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The Collector

Orson Welles once said of William Wyler that as a director he was a great producer. And though such a comment might be a bit snarky, it's pretty accurate. From the 1930s on, Wyler's filmography reads almost totally as a list of respectable adaptations — pictures meant to call attention to their thoughtful topicality and respectability. The kinds of pictures to take our mothers to. And though he's Charlton Heston's favorite director, his reputation has faded, probably because of this oeuvre, or perhaps because his films were well produced and shot — and usually well cast — but often cold. The most anomalous film in Wyler's filmography is his dark 1965 adaptation of John Fowles' book The Collector. The film stars Terrence Stamp as Freddie Clegg, a lonely butterfly collector who is able to satisfy any desire after winning a lottery. But what he wants most is Miranda Grey (Samantha Eggar), so after following her around he kidnaps her and takes her to his remote home where he's set up his basement as a prison in which to keep her. When she comes to realize the extent of her situation, the two strike a bargain: If she agrees to be his prisoner for 28 days, he'll let her go. But the four weeks then become a chess match as she tries to please him to get her release, while he tries to make her love him without understanding how. A two-person drama, with most of the attention focused on Clegg, The Collector lives and dies on its casting — which is exactly why William Wyler was the best choice for the job. Stamp (best known to later generations as General Zod in Superman II and the titular character in The Limey) is the man for the role, giving a tour de force performance. At the time Stamp was still a cinematic newcomer (this was his third film), but he commands the screen with his odd pervert, and manages to make Clegg both sympathetic and repulsive. For someone with little experience with dark subject matter Wyler does a great job of keeping the film interesting; as a small picture with few locations, many might try and keep the camera busy, but the veteran director never gets in the way of the story, nor does he downplay Stamp's odd sexuality. It's a strange picture for Wyler to make, but few could have made it better. Columbia TriStar's DVD release of The Collector presents the film in anamorphic widescreen (1.85:1) and monaural DD 2.0, with optional subtitles in English French and Spanish. A trailer and two bonus trailers are included. Keep-case.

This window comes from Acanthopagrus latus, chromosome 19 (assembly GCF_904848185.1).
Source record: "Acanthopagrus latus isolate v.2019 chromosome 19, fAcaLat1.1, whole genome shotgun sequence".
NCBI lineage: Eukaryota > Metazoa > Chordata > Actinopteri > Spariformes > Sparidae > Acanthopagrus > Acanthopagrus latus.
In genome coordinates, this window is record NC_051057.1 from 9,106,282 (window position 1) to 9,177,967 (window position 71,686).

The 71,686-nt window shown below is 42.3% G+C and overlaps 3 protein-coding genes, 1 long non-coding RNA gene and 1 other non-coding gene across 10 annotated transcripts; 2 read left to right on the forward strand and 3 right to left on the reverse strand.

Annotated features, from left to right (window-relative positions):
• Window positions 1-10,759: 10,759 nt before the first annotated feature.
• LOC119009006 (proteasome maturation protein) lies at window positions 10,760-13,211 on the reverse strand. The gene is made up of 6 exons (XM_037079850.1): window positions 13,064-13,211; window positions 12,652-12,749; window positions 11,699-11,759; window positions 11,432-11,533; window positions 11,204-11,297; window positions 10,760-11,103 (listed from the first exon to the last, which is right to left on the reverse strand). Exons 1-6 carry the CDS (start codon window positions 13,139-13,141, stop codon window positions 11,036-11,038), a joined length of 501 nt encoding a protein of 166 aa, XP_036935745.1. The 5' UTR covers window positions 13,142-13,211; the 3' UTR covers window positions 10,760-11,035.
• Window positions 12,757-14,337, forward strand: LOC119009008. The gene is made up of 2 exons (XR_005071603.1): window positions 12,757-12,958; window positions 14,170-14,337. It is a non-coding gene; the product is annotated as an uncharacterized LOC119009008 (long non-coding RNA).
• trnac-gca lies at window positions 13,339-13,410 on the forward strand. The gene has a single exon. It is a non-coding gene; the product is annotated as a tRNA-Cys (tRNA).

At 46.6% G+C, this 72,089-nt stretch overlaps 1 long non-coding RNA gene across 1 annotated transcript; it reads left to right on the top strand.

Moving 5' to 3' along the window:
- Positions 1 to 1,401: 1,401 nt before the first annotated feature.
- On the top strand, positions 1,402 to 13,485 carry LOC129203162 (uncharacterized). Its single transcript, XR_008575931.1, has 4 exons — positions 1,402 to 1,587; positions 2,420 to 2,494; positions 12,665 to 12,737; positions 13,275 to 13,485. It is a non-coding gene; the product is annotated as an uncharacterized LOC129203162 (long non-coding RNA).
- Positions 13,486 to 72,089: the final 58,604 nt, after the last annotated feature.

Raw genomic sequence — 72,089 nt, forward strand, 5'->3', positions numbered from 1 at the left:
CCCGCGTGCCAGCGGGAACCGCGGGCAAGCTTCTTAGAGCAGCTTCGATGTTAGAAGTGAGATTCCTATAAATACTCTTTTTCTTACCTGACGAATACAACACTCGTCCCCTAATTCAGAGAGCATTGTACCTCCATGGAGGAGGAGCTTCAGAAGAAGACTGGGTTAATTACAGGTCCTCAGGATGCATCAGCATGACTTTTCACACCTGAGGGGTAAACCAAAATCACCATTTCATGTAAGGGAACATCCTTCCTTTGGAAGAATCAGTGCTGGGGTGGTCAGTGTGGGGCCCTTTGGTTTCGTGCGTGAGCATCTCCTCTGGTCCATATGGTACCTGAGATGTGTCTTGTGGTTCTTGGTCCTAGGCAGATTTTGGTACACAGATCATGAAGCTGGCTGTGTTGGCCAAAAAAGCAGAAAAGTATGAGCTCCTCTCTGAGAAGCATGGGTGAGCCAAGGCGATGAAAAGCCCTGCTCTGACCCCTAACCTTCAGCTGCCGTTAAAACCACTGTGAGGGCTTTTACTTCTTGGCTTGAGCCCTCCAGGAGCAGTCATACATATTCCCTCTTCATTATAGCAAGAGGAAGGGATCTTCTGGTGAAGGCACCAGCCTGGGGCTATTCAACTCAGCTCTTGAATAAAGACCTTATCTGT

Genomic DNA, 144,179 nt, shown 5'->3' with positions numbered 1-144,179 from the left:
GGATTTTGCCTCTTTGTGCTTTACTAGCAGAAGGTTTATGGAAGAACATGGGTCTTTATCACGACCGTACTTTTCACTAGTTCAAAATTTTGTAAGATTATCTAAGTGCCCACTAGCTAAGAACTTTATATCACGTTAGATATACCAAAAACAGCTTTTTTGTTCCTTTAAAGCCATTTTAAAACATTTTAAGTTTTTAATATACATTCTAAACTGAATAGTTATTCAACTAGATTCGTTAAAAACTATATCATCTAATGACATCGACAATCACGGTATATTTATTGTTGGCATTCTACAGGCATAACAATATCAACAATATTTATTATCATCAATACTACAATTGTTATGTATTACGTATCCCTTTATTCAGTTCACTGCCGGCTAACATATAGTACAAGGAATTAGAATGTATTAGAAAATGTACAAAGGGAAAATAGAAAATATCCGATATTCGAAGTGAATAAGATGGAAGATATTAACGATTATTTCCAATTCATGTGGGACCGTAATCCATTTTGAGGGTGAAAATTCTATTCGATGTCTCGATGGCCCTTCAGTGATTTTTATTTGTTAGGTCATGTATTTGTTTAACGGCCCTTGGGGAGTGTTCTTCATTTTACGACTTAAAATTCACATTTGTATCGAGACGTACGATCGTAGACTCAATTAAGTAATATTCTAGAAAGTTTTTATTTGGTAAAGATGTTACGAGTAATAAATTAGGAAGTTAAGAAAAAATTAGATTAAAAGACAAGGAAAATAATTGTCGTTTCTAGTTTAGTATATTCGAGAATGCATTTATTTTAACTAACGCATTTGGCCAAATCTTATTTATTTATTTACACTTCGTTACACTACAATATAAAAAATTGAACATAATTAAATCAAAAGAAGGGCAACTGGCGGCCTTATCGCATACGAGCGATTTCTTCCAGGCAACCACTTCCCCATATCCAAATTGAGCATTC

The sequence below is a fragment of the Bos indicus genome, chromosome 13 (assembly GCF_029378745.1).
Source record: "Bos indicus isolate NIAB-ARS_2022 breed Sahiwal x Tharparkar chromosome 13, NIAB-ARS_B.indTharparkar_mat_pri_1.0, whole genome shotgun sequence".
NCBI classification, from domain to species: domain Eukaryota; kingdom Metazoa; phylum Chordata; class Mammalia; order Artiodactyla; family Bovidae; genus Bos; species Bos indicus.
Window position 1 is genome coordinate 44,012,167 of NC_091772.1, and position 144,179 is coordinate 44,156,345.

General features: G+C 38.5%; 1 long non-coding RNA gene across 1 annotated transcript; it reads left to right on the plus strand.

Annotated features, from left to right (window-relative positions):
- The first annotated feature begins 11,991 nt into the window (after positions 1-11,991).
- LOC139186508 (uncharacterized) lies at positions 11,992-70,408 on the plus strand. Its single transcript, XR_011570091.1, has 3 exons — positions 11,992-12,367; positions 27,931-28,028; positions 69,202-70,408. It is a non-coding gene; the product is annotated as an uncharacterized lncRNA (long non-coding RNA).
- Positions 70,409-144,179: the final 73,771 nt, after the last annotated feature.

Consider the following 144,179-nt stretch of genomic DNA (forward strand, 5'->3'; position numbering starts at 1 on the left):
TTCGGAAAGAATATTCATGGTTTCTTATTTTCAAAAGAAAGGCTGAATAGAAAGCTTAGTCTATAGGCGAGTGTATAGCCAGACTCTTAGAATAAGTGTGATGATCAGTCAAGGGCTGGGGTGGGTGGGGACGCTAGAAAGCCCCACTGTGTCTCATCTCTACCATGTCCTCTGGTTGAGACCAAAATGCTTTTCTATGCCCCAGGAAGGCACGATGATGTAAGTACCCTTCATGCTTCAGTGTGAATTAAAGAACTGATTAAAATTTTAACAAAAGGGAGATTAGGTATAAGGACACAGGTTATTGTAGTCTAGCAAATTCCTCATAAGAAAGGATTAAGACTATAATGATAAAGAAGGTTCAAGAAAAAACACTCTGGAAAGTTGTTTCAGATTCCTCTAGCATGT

—DSH



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